Section 16 (1) and (2) of the said Act stipulates that:
"16. (1)No child shall be ordered to imprisonment nor to detention in a detention camp. (2)No child under the age of ten years shall be ordered by a juvenile court to be sent to an approved school unless there is no f it person or approved voluntary institution who is willing to take care of him, or unless for some other good reason the court considers that he cannot suitably be dealt with otherwise."
and section 17 of the above mentioned Act where pertinent provides that:
"17.Notwithstanding the provisions of any other law and subject to the provisions of this Act, where a person under eighteen years of age is tried for an offence, and the court is satisfied of his guilt, the court may deal with the case in one or more of the following ways -
(e)if the offender is under sixteen years of age, by ordering him to be sent to an approved school suitable to his needs and attainments;
(f)subject to section 27 of the Penal Code, by ordering the offender in accordance wit h that section to undergo corporal punishment;
(g)by ordering the offender to pay a fine, compensation or costs, or any or all of them;
(h)by ordering the parent or guardian of the offender to pay a fine, compensation or costs as hereinafter provided; (i)by ordering the parent or guardian of the offender to give security for his good behaviour as hereinafter provided; (j)where the offender is a juvenile or young person, by ordering him to be imprisoned; (k)in the case of a person who has attained the age of fifteen years, to deal with him in accordance with any Act which provides for the establishment and regulation of borstal institutions;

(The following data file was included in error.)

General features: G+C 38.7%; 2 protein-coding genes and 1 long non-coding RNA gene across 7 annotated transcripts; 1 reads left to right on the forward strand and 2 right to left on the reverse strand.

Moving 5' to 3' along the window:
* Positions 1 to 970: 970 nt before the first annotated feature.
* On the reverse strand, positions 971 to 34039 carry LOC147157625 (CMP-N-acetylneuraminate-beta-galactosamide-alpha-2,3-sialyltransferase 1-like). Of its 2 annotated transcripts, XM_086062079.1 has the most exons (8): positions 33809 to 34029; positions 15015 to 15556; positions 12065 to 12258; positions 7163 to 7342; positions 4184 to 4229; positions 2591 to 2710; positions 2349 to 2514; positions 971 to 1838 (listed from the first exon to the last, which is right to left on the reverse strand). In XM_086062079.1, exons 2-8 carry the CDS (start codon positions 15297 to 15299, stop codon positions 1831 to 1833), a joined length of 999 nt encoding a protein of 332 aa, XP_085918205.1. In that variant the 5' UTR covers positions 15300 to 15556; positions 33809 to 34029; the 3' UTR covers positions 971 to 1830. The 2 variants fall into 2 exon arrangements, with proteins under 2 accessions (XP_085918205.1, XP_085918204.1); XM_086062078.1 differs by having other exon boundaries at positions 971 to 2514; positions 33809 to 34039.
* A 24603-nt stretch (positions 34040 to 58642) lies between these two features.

(l)in any other lawful manner:
Provided that a court committing an offender to an approved school shall n ot order him to undergo corporal punishment as well .................."
From the foregoing, it is plainly obvious that the superior court was in error in sentencing the second appellant, Karisa Kasena Kadenge , to 5 years imprisonment when the proceedings before that court indicated that he was 12 years of age when he committed the offence in respect of which he pleaded guilty and was convicted. That sentence is clearly insupportable and in view of the second appellant's inordinately long incarceration pending his trial in the superior court, we allow his appeal, set aside his sentence of 5 years imprisonment and order that he be set at liberty forthwith unless held in custody for any other lawful cause. As regards the first appellant, Sadiki Georg e Nyambu , who was about 25 years of age when he jointly with the second appellant committed the offence of manslaughter in respect of which he pleaded guilty and was convicted by the superior court as is mentioned at the beginning of this judgment, it does not seem to us that in the circumstances of the case before the superior court judge, the sentence of 5 years imprisonment was harsh or manifestly excessive, his equally inordinately long incarceration pending trial notwithstanding. Consequently, his appeal against sentence is dismissed.
Dated and delivered at Mombasa this 23rd day of July, 1999.
J. E. GICHERU
JUDGE OF APPEAL
A. A. LAKHA
JUDGE OF APPEAL
JUDGE OF APPEAL
I certify that this is a
true copy of the original.